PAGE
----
Herman Cain is on a roll. Off a solid performance in Thursday night’s debate, the former Godfathers’ Pizza chief executive won a straw poll in Florida — one that has predicted the Republican presidential nominee every time it’s been held.

While Cain’s chances of winning the nomination remain slim, he’s not thinking of dropping out anymore. So who is Herman Cain, and how did he get here?

Cain, 65, grew up in Georgia and graduated from Morehouse College. He became a turnaround artist, rescuing the Burger King outlets of Philadelphia. From there, he went to Omaha, where in 1986 he took over and stabilized Godfather’s Pizza with clever advertising and aggressive downsizing.

By the early 1990s, Cain had started to transition out of day-to-day management at Godfathers and delve into politics. In 1992, he was appointed to the Federal Reserve Bank of Kansas City. In 1994, he became head of the National Restaurant Association, a post he held for five years.

In 1994, in his first memorable political moment, Cain confronted President Bill Clinton at an Omaha town-hall meeting over health-care policy, a tete-a-tete that attracted the notice of then-Speaker Newt Gingrich and Republican vice-presidential nominee Jack Kemp. Kemp recruited Cain for a congressional study group on tax reform.

Cain left Godfather’s in 1996 and devoted himself to politics, with less impressive results.

He ran for president in 2000, but dropped out early in the race. In 2004, Cain ran for the U.S. Senate from Georgia, finishing a distant second in the GOP primary.

But despite his lack of political success, he managed to attract the notice of a radio executive with his rich, booming voice. His campaign manager became his producer. He trademarked the expression “The Hermanator Experience.”

“What I like about him is his directness, but also his background,” said Florida Republican William Diamond of Cain’s pre-straw poll speech. “To be a black man born during segregation and then to have this great American success story.”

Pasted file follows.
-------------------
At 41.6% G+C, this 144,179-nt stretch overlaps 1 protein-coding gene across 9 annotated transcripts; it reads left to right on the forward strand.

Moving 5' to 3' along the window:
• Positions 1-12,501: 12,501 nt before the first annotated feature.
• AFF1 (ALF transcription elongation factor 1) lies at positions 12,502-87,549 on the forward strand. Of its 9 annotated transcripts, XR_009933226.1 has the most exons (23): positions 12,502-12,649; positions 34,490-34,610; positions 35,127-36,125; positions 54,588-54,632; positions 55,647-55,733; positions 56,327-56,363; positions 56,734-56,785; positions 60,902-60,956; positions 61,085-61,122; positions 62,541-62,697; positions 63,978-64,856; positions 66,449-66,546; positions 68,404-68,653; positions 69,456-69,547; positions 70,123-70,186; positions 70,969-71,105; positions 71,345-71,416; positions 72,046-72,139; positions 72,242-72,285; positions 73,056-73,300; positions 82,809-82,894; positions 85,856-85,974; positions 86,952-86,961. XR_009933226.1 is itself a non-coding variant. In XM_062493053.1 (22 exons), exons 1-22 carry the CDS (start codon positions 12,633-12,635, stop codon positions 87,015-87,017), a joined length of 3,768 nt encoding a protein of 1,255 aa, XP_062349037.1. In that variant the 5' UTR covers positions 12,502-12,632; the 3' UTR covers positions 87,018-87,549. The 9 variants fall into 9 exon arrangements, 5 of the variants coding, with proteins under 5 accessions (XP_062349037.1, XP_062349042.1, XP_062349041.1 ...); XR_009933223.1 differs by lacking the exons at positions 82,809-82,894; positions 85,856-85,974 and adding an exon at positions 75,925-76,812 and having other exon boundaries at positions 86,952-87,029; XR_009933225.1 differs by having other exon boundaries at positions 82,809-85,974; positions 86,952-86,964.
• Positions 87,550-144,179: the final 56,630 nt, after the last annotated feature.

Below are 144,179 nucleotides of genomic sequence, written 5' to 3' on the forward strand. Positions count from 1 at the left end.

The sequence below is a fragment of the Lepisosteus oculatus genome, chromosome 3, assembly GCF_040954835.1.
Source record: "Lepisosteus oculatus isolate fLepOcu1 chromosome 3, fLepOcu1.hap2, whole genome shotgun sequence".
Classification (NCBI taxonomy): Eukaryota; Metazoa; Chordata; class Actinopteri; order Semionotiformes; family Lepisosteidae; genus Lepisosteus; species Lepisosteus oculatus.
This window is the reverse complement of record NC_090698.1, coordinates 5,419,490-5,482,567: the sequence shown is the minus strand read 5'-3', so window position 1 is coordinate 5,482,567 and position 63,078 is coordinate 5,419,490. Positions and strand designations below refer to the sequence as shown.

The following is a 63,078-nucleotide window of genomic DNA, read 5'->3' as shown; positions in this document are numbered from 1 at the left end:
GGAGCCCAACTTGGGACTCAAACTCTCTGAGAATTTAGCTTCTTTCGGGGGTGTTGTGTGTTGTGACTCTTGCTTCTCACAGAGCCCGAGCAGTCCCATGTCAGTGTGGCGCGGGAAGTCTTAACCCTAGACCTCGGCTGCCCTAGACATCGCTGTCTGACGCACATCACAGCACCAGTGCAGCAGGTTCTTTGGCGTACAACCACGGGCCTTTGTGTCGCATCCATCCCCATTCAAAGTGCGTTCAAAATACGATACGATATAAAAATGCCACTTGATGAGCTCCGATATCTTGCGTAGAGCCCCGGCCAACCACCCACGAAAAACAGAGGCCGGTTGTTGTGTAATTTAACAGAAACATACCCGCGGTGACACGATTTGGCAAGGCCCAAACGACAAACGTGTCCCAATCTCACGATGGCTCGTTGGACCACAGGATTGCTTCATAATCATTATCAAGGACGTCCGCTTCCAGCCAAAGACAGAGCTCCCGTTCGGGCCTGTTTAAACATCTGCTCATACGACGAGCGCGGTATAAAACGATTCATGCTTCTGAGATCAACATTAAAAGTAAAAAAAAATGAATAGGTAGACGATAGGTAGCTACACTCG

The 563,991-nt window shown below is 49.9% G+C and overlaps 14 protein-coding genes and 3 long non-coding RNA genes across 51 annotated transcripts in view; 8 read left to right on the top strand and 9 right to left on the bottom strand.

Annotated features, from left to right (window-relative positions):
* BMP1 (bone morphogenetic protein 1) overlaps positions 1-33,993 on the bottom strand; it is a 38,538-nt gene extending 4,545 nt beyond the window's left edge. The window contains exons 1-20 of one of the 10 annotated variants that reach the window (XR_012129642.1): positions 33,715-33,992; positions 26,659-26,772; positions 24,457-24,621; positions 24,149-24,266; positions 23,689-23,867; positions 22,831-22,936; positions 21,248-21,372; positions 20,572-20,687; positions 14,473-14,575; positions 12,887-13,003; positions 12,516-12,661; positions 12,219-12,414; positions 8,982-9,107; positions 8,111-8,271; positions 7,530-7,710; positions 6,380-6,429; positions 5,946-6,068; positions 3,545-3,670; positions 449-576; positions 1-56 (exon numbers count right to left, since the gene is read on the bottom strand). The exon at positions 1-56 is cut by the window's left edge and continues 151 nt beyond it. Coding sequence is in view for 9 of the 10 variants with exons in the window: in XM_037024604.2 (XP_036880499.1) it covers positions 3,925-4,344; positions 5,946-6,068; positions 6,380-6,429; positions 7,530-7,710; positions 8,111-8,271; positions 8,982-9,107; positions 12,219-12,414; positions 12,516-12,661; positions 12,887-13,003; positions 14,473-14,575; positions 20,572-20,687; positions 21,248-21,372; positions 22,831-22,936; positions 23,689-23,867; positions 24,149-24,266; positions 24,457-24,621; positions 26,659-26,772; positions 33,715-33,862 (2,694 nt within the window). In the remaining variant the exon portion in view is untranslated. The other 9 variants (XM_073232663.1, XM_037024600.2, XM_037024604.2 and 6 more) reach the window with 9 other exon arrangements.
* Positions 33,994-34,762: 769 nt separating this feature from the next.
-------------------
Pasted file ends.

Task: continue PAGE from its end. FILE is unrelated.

The quality that makes the Republican a popular radio host and tea party favorite, is the same quality that will make Cain’s path to the nomination in­cred­ibly more difficult: Cain speaks his mind.

Just this weekend, he called President Obama’s economic policy “bull$&!#.” He’s said that Planned Parenthood was formed to “help kill black babies.” He’s had to clarify statements that communities should have the right to ban mosques and that he would not be comfortable with a Muslim in his Cabinet.

He’s a hard-liner on social issues and immigration and supports huge cuts to the federal government — policies that might captivate conservative straw-poll voters but won’t lure a wide swath of voters.

Margi Helschien, a Republican from Palm Beach County, was impressed by Cain’s speech. “This was the wow factor we had been waiting for,” she said.

Just as he has a knack for clever advertising, Cain can create a catchy slogan — for example, his “9 9 9” economic plan, which would institute a flat 9 percent tax on corporate income, personal income and sales receipts. He’s also promoted what he calls “the Chilean model” for Social Security (a mostly privatized system).

While Cain likes to boast about having more experience in business than in politics, he’s proved somewhat clumsy at running a campaign.

Top aides in Iowa and New Hampshire quit earlier this year, saying Cain wasn’t taking the early states seriously. One former staffer recently alleged that staff members tried to cover up the role of a gay campaign adviser. He refuses to name the economic advisers who helped come up with his plan. In May, Cain said he couldn’t talk about foreign policy until elected.

None of those problems is eliminated by Cain’s straw poll victory. But his modest fundraising will probably expand with the unexpected triumph, and when the election is over, however it turns out, the national attention could be a huge boost for his radio career and his book sales.